Long-Term Outcome of Sacrococcygeal Teratoma: A Controlled Cohort Study of Urinary Tract and Bowel Dysfunction and Predictors of Poor Outcome

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Abstract

Objective

To evaluate urinary tract and bowel function in children with sacrococcygeal teratoma, compare the findings with healthy children, and assess predictors of poor outcome.

Study design

This was a controlled cohort study of all patients operated for sacrococcygeal teratoma at a tertiary pediatric surgery center, 2000-2013. Urinary and bowel function were compared with healthy control patients matched for age and sex. Perioperative and histopathologic risk factors were analyzed.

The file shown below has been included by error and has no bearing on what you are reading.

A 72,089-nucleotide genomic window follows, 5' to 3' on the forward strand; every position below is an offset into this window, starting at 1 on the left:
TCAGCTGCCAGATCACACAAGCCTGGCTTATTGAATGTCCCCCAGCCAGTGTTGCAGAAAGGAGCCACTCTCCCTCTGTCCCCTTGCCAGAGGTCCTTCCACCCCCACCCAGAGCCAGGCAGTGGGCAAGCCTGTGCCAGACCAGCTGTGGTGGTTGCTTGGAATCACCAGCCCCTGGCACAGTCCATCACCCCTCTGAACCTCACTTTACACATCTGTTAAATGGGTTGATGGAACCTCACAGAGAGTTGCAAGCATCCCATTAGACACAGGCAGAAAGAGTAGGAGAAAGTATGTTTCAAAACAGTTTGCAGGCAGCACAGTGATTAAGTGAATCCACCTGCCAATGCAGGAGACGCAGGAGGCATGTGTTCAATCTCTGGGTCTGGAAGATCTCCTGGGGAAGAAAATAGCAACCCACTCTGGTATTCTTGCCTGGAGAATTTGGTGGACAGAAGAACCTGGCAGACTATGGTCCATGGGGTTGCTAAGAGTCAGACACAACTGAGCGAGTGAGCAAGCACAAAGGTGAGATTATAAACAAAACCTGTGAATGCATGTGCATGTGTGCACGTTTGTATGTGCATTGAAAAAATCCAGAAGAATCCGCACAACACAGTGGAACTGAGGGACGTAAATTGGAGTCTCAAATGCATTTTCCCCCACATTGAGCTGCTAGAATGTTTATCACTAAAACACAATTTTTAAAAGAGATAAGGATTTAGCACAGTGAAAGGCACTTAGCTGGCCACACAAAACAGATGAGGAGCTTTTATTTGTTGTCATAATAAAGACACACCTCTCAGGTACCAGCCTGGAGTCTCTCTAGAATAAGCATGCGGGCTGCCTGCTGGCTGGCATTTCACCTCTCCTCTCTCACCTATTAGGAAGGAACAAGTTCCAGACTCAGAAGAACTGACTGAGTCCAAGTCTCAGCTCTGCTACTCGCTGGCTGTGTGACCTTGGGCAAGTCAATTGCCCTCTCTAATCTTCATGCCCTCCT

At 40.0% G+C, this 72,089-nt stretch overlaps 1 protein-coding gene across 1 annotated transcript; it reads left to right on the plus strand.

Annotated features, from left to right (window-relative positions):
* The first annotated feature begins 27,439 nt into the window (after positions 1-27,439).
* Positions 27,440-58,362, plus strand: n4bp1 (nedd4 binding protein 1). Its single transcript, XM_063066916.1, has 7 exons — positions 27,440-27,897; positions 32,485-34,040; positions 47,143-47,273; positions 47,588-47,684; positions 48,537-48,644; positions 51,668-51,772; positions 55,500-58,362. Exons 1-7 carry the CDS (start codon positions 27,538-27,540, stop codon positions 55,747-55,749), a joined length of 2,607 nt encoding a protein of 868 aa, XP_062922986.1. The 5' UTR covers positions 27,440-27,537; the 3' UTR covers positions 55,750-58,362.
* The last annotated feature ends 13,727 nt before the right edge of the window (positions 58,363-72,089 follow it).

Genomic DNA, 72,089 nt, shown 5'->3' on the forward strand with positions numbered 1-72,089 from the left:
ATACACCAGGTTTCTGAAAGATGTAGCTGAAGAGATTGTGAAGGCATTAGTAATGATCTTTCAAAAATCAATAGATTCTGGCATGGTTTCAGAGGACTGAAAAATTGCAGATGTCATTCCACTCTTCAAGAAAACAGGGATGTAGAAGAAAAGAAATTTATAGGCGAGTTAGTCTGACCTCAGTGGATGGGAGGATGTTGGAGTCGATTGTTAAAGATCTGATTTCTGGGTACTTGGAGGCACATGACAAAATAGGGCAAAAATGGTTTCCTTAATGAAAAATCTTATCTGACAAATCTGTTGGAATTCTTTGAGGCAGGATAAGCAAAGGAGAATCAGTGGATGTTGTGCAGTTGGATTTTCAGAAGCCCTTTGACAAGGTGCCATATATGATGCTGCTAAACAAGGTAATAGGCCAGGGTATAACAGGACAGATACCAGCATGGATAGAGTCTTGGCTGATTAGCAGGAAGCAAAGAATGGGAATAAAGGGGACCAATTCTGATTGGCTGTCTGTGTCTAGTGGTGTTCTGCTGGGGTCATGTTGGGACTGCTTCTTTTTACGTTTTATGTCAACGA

Results

In total, 17 patients with sacrococcygeal teratoma and 85 healthy control patients were included in the study. Patients with sacrococcygeal teratoma more often were reported to have uncontrolled voiding (12% vs 0%, P < .01), difficulty in bladder emptying (24% vs 0%, P < .001), and pyelonephritis (18% vs 1%, P < .05). Constipation was more common in patients with sacrococcygeal teratoma (47 % vs 14%, P < .05), but the overall bowel function score was equal in the 2 groups. Children with large tumors and immature histology were more likely to have a dysfunctional outcome (P < .05).

Conclusions

Uncontrolled voiding, difficulty in bladder emptying, pyelonephritis, and constipation were more common in patients with sacrococcygeal teratoma than in healthy children. Dysfunctional outcome was more prevalent in children with large and immature teratomas.

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